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I have a website that runs perfectly normal, until today it becomes very slow. After a few hours debugging, it all points down to database.

I ran these queries

show status like 'Connections';

+---------------+-------+
| Variable_name | Value |
+---------------+-------+
| Connections   | 78    |
+---------------+-------+
1 row in set (0.01 sec)

show status like "%thread%";

+------------------------------------------+-------+
| Variable_name                            | Value |
+------------------------------------------+-------+
| Delayed_insert_threads                   | 0     |
| Performance_schema_thread_classes_lost   | 0     |
| Performance_schema_thread_instances_lost | 0     |
| Slow_launch_threads                      | 0     |
| Threads_cached                           | 3     |
| Threads_connected                        | 6     |
| Threads_created                          | 17    |
| Threads_running                          | 6     |
+------------------------------------------+-------+
8 rows in set (0.01 sec)

show variables like "%max_connections%";
+-----------------+-------+
| Variable_name   | Value |
+-----------------+-------+
| max_connections | 151   |
+-----------------+-------+
1 row in set (0.02 sec)


Version :
+----------------------------------+
| version()                        |
+----------------------------------+
| 5.6.35-1+deb.sury.org~xenial+0.1 |
+----------------------------------+
1 row in set (0.00 sec)

What i found out is, when ever the # of connections above 20, the site becomes very slow to load.

I am not sure why this is happening, or whether this is normal. I tried to adjust the 'max_connections' variables but still no luck. Has anyone ever got this problem as well? How can i optimize this ?

Thanks for the help.

Here's a log related to Connections:

+-----------------------------------------------+-------+
| Variable_name                                 | Value |
+-----------------------------------------------+-------+
| Aborted_connects                              | 1     |
| Connection_errors_accept                      | 0     |
| Connection_errors_internal                    | 0     |
| Connection_errors_max_connections             | 0     |
| Connection_errors_peer_address                | 0     |
| Connection_errors_select                      | 0     |
| Connection_errors_tcpwrap                     | 0     |
| Connections                                   | 48    |
| Max_used_connections                          | 6     |
| Performance_schema_session_connect_attrs_lost | 0     |
| Ssl_client_connects                           | 0     |
| Ssl_connect_renegotiates                      | 0     |
| Ssl_finished_connects                         | 0     |
| Threads_connected                             | 6     |
+-----------------------------------------------+-------+
14 rows in set (0.01 sec)
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You do not mention what language your application is in but if you are connecting on every page requested you could add a lot of speed simply by using a database connection pool. That way you application will not need so many connections and will not have to connect on every request, giving you extra speed simply because you don't reconnect every time and also reducing drastically the number of concurrent connections it uses, which seems to be your problem.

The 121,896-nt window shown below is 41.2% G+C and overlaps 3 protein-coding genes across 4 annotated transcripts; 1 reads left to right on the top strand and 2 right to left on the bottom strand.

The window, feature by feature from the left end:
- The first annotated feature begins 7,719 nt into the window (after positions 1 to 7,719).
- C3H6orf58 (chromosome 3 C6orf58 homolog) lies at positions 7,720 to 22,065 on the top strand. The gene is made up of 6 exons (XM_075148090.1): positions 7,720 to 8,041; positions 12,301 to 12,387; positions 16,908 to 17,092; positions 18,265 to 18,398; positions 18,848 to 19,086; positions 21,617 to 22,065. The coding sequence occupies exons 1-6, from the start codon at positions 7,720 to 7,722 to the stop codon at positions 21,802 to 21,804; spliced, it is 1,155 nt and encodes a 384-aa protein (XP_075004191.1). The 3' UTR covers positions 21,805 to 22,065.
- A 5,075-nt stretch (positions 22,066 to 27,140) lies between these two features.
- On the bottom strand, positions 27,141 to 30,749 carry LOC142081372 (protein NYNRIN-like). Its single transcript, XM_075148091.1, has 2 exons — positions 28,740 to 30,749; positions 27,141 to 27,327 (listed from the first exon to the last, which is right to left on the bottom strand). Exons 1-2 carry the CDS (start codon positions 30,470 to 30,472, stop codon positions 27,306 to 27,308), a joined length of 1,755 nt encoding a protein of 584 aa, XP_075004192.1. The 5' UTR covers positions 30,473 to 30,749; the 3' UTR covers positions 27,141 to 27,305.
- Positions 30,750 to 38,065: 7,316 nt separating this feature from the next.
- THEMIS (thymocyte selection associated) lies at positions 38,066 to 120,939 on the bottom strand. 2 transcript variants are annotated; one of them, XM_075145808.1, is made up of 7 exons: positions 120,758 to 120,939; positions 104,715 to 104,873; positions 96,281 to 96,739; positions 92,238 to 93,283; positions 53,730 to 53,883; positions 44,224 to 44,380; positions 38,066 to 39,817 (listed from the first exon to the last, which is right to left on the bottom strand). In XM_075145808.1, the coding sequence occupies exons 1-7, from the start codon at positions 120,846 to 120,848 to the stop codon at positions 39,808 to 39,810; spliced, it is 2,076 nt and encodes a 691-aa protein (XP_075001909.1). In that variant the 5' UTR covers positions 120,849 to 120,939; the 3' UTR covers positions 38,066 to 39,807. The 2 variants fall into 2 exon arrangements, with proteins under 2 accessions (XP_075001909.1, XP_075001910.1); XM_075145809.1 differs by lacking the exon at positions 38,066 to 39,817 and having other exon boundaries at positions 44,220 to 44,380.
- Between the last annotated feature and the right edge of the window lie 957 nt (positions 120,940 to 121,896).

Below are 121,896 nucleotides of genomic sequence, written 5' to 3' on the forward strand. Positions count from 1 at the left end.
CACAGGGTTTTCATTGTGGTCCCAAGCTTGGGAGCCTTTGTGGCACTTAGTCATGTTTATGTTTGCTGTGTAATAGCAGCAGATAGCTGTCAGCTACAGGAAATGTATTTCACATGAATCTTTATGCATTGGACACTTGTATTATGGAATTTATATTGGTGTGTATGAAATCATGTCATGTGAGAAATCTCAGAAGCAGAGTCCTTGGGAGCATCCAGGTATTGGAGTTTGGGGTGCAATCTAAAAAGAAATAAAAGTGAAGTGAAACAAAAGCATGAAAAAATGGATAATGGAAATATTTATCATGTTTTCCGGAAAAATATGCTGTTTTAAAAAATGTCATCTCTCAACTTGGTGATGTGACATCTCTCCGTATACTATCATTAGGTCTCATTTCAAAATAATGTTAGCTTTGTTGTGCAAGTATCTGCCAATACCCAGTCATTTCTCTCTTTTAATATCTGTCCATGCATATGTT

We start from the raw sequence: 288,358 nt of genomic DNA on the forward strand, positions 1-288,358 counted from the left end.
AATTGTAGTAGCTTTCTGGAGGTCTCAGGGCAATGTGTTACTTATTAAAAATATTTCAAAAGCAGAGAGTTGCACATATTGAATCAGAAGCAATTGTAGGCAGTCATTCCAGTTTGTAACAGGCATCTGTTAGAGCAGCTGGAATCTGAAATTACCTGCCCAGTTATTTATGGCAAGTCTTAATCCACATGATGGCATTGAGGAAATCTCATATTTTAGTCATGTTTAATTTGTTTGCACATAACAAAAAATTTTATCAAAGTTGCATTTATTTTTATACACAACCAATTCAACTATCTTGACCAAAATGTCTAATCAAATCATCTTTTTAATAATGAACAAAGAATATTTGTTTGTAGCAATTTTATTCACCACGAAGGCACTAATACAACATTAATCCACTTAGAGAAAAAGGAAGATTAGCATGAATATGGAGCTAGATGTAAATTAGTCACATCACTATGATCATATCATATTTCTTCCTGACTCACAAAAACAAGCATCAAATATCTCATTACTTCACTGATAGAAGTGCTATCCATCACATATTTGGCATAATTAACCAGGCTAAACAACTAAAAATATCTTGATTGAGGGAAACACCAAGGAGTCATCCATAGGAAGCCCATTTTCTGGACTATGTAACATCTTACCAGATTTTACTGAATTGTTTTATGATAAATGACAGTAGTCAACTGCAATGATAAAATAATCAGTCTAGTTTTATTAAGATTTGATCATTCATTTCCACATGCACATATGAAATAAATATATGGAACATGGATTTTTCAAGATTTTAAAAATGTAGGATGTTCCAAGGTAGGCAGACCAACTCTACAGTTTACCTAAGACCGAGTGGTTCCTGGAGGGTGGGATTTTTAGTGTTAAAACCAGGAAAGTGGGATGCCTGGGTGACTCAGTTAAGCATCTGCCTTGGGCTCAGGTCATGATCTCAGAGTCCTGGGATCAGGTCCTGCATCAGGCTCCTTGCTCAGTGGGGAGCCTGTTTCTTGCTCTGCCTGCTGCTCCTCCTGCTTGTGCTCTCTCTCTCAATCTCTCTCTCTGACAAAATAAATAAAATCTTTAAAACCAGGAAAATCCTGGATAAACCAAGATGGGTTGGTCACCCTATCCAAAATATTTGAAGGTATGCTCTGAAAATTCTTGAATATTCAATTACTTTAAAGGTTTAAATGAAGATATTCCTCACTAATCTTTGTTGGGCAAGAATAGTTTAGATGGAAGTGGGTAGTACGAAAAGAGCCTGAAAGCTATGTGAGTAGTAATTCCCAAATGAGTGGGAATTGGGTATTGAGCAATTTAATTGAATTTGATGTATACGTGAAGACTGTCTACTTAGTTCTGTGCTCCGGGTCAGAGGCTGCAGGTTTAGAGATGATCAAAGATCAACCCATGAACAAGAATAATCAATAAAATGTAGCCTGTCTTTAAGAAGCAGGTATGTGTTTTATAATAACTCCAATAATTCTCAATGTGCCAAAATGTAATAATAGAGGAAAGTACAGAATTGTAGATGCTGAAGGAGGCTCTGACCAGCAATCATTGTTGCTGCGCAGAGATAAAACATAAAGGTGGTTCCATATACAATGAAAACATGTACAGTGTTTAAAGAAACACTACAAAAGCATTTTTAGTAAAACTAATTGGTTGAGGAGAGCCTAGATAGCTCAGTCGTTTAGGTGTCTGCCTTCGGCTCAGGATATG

I have only seen problems like this you mention on Windows machines. Most of this problems are also highly attenuated simply by moving your db to GNU/Linux (or BSD).

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Connections is a counter that keeps growing.

Connections / Uptime is "connections per second". If this is less than 1, then the rate of making connections is OK.

Threads_created -- again, find out the "per second" value. It, too, should probably be under 1/sec.

The VARIABLE thread_cache_size says how many "threads" or "processes" to keep around. 20 is a reasonable value for *nix. 0 is fine for Windows.

Back to the 'real' question... If MySQL is "slow" or "high CPU" or "high I/O", then locate the query that is likely to be the villain. SHOW FULL PROCESSLIST; might catch it. The slowlog, with long_query_time=1 will catch and record it.

With the query in hand, get SHOW CREATE TABLE for the table(s) involved. And EXPLAIN SELECT ... to have some clues of how it operates. Then show us those things; we can probably help you.

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Looks like you are at the beginning of your investigation. Probably you should dive deeper in below areas to nail the issue.

  • OS Stats (CPU, memory, DiskIO, Load Avg).

  • Slow queries

  • Application deployment since last 24 hrs from time impact and review the application to see if anything that can bring slowness, if detected try to rollback the changes.

  • Any changes to DB server like backup, gzip or some strange query running for longer time.

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